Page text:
Usually these posts start out with someone complaining about being at a cocktail party and being asked what they do. The person complaining generally does not have a job. Ze is financially independent or a SAHP or HouseSpouse or unemployed etc. Depending on who is writing, the post becomes an ode to not working for The Man (and how you can only discover who you really are through Early Retirement and going to exploitative conferences in Portland, OR), a discussion about how taking care of hearth and family is the Most Important Job, or how to turn awkward and unfair conversations into networking opportunities instead of reasons to feel bad about ourselves. And they all talk about how we’re so much more than our jobs and we shouldn’t be defined by our jobs.
This post is going to go a slightly different route. I don’t know about #2, but I haven’t been at a cocktail party that wasn’t attached to a conference for *ages* (me either!) and when you’re at conference, you’ve got those helpful name-tags plus everyone knows that more likely than not you have a discipline-specific PhD. Especially once you no longer look like a graduate student.
So this post is specifically going to focus on the question– is who you are what you do?
We say, Yes and No.
We were both raised Catholic. (We are recovering.) And if you’re Catholic or Episcopalian, then belief is not as important as Good Works. You’re not a nice person if you torture puppies even if you feel sad when you torture them. If you ignore the impulse to torture puppies even though you desperately want to, you have as much of a shot at salvation as someone identical who would never dream of torturing puppies, maybe more, because you resisted a temptation that most people don’t have.
In economics terms, we tend to only believe preferences when they’re “realized,” which is just a fancy way of saying, “what you did”. You’re showing what you preferred through your actions and your choices (very behaviorist!). In that scenario, desire to torture or not torture puppies is meaningless– the lack of torture means that you preferred not to torture given the circumstances. You are not a puppy-torturer unless you actually torture puppies (given your budget constraint). We don’t know what’s in the black box or what the shape of your utility function is, but we can see exactly where your utility function hits your budget constraint.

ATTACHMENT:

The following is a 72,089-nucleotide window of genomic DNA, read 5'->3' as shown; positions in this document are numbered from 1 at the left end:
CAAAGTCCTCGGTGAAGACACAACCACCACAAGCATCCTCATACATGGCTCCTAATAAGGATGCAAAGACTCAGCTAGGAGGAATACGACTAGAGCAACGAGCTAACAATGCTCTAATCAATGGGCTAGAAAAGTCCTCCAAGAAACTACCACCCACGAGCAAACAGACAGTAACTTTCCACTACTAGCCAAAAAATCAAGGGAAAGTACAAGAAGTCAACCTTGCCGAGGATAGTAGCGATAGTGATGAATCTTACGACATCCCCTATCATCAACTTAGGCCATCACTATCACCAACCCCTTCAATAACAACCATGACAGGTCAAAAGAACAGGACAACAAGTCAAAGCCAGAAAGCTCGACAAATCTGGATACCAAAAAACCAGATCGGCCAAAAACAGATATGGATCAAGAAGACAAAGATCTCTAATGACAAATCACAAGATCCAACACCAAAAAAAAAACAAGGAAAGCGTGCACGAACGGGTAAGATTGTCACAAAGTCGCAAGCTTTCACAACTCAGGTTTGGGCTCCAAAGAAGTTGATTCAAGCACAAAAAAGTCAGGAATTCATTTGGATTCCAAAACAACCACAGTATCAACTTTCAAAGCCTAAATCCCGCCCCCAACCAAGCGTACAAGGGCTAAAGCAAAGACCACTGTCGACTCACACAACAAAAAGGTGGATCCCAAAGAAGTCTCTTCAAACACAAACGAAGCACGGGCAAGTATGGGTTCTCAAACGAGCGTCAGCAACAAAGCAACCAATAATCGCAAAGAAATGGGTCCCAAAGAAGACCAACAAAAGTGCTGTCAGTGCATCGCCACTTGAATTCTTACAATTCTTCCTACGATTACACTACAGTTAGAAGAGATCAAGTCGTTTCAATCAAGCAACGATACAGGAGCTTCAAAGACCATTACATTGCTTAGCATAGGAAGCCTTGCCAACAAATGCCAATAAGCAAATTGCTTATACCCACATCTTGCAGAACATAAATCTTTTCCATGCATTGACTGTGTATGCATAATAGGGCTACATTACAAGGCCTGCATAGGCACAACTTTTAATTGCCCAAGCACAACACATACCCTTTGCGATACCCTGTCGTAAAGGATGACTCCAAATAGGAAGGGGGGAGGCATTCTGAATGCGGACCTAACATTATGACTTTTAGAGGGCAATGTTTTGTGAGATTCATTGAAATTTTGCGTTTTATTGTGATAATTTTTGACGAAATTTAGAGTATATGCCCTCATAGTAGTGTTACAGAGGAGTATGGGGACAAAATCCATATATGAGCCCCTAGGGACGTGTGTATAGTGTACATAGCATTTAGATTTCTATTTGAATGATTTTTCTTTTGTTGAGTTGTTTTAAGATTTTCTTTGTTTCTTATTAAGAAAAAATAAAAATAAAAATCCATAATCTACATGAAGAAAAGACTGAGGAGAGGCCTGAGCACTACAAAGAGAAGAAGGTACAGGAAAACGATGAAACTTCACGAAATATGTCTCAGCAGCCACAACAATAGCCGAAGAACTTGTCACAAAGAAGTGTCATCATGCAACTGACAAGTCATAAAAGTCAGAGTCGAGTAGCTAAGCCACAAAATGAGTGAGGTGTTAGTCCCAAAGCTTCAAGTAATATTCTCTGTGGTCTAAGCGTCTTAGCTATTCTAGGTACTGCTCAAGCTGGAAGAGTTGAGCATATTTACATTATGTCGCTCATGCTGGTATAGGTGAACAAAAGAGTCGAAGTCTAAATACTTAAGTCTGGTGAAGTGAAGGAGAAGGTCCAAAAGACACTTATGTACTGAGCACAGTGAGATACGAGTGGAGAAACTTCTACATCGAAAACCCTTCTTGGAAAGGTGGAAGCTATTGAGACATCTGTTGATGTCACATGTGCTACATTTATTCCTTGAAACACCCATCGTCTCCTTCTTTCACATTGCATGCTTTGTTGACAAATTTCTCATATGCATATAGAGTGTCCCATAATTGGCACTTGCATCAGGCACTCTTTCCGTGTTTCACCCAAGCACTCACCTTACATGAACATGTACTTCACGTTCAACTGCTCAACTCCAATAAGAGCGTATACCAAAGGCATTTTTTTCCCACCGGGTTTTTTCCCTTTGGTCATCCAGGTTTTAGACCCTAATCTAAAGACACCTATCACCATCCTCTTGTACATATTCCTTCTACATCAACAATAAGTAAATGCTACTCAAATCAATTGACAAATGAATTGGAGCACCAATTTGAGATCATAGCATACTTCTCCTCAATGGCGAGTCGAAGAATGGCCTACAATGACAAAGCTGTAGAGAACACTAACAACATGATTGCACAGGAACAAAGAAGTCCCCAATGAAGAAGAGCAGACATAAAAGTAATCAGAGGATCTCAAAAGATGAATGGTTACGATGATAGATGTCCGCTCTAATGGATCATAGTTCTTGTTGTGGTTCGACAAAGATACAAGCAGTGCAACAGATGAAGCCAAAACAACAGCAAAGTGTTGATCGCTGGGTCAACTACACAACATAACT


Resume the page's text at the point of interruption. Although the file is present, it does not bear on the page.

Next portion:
In some sense, what we do defines us. There may be some inner person trying to get out, but we can’t measure it unless it comes out. We are what we do.
But also, no… Who are we if we’re not what what we do? We are what we like and don’t like. We are how we organize information. We’re a bundle of preferences and actions– we are what the outside world sees of us, though usually we are not how the world perceives us. The patriarchy tends to twist our actions and our very existence to fit its own warped narrative. We are bundles of energy and stardust masquerading as humans for now.
We are social scientists, through years of training. Our disciplines shape how we see the world: how we make sense of the external world and our internal thoughts. The narratives we tell ourselves, how we make decisions. One of us used to be a mathematician, but that aspect has been dulled and replaced over time with graduate training and day-to-day work. We are feminists of various flavors, and that shapes how we interact with people and information. What we are directly affects what we do, and what we do shows who we are.
However, we are not our jobs. They’re what we get money for, and they’re not all that we do. We will still be social scientists without our current jobs. We will still be teachers without our jobs, even if we never give another formal lecture. We’ll still be cat-lovers and feminists and book-lovers and partners and friends and almost everything else that labels who we are. We may no longer be “professor” without our jobs, but very little will change in terms of personal essence in the instant a job is left and a new job taken (or not taken). Personal growth and change can (and will) come before a job change and after, but we don’t suddenly lose who we are or become a new person with a change in employment. Maybe a happier (or temporarily sadder) person, but that kind of happiness seems to be more of an “estar” (in the moment temporary kind of being) thing than a “ser” (permanent kind of being) thing.
Who are you? And how do you even define that?